What Sen. Joe Manchin’s rejection of new spending means for the climate change fight

President Biden is sharply ratcheting back his expectations Friday for a major economic aid package. This comes as Democratic Sen. Joe Manchin has ruled out backing key funding proposals for his party's action on climate change. Lisa Desjardins joins William Brangham for more on this blow to Biden's domestic agenda.

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  • William Brangham:

    As we reported, Democratic Senator Joe Manchin has ruled out backing key funding proposals for his party's action on climate change.

    Our Capitol Hill correspondent Lisa Desjardins is here for more on this blow to the president's domestic agenda might play out.

    Hi, Lisa.

  • Lisa Desjardins:


  • William Brangham:

    So, Joe Manchin says he's not going to do it. What is the latest?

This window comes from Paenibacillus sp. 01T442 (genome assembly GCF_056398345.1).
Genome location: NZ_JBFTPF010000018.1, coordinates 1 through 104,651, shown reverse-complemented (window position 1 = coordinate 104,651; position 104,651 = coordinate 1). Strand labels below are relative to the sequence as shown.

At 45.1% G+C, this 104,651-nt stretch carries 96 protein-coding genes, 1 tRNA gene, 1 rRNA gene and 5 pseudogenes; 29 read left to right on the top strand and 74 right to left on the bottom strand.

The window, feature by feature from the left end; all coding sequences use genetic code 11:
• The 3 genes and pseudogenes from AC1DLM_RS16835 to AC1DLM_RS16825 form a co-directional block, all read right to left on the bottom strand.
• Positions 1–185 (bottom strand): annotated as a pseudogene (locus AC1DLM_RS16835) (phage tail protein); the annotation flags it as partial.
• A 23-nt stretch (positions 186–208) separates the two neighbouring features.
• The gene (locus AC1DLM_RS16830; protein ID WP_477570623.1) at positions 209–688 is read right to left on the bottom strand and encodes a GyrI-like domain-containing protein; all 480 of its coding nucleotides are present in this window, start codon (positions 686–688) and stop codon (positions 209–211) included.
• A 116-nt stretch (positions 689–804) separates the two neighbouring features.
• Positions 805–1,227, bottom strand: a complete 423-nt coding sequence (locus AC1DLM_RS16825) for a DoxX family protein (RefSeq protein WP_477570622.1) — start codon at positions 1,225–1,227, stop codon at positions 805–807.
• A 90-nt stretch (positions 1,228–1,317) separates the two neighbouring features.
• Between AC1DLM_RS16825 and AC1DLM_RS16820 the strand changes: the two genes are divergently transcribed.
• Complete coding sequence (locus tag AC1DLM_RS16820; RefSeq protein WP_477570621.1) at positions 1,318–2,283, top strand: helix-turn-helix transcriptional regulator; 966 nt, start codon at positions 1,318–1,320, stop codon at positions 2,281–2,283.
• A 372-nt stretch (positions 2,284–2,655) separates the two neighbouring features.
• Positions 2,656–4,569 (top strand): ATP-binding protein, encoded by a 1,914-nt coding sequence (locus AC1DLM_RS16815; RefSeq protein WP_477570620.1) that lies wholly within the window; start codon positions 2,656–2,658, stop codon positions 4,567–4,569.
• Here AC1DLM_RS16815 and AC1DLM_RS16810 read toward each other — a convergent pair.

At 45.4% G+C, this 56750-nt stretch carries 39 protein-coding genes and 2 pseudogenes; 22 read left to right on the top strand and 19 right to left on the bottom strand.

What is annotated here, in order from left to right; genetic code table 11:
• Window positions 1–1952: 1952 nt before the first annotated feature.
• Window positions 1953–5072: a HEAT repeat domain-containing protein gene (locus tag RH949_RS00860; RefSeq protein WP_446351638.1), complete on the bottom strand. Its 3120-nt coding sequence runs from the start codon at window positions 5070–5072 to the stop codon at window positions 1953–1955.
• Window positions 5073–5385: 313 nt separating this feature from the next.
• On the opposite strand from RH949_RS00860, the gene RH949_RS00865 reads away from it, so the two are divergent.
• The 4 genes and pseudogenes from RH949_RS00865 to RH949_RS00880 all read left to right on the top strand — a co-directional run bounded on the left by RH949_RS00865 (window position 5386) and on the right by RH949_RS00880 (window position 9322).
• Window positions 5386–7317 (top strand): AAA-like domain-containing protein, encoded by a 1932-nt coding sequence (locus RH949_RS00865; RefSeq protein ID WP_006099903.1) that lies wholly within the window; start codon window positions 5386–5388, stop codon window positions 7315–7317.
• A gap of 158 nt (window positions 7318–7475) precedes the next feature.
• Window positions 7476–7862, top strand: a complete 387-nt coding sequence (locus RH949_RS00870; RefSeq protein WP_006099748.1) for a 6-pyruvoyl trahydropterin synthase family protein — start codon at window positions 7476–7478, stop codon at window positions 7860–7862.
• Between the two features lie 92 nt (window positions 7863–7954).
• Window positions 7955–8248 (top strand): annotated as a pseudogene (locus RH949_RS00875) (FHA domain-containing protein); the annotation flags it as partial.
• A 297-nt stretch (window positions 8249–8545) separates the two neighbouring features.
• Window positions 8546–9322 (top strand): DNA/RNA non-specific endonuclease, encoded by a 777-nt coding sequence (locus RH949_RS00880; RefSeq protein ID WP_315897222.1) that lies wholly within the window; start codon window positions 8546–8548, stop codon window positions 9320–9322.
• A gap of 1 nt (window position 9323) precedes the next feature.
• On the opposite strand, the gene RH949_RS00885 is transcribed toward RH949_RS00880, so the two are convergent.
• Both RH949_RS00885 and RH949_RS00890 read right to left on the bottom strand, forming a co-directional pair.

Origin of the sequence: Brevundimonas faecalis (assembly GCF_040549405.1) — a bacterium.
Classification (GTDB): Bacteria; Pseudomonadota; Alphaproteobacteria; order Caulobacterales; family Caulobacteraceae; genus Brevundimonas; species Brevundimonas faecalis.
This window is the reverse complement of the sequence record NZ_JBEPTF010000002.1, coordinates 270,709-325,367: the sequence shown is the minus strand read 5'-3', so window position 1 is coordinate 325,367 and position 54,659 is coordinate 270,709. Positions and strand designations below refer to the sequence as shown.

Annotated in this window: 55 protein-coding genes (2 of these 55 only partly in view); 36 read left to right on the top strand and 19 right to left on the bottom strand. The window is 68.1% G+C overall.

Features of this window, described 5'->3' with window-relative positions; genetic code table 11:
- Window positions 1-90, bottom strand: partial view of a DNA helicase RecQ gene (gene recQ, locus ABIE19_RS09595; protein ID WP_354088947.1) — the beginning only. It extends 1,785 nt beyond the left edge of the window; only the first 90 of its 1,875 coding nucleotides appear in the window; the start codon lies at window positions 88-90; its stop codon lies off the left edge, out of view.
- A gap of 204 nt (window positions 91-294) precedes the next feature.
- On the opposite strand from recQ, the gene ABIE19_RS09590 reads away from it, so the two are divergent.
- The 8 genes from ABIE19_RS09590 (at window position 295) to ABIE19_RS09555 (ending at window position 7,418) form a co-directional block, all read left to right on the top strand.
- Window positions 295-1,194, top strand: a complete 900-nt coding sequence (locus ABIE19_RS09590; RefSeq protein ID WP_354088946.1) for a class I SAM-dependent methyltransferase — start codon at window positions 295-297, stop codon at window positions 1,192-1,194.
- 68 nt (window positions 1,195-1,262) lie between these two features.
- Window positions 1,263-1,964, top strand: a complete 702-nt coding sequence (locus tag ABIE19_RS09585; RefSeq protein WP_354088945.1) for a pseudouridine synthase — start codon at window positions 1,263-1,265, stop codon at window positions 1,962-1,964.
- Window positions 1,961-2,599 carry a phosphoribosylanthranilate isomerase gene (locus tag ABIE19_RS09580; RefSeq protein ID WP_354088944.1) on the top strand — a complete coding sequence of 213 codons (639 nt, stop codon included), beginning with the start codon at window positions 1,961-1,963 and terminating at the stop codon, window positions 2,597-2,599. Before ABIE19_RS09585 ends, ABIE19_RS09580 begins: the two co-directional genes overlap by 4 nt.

• Lisa Desjardins:

    OK, lots to talk about.

    President Biden was just asked about this in Saudi Arabia. He sidestepped the question overall, and just said he himself is going to now try to do what he can as president.

    But let's remind everyone what just happened in the last 24 hours. We are talking about that Build Back Better idea that started as such a huge idea last fall, kept getting smaller and smaller because of Senator Joe Manchin largely.

    And over in the last couple of months, they have been talking about two ideas, adding some health care and climate provisions. Let's look at what now is in it, based on what we know about Senator Joe Manchin, who is the decisive vote here.

    Now, this is where we are. First of all, still in this package is Medicare negotiation of drug prices. That is a big deal. Also still in this package, Joe Manchin still supports the Affordable Care Act subsidies that need — that are going to run out at the end of the year. He would extend those.

    But, no, he says in the last day, he will not support climate change provisions in this and also no to increasing taxes on the wealthy. You notice that says for now. The reason is he says that he wants to review where the economy is in August, more or less, and perhaps then he would think about this again.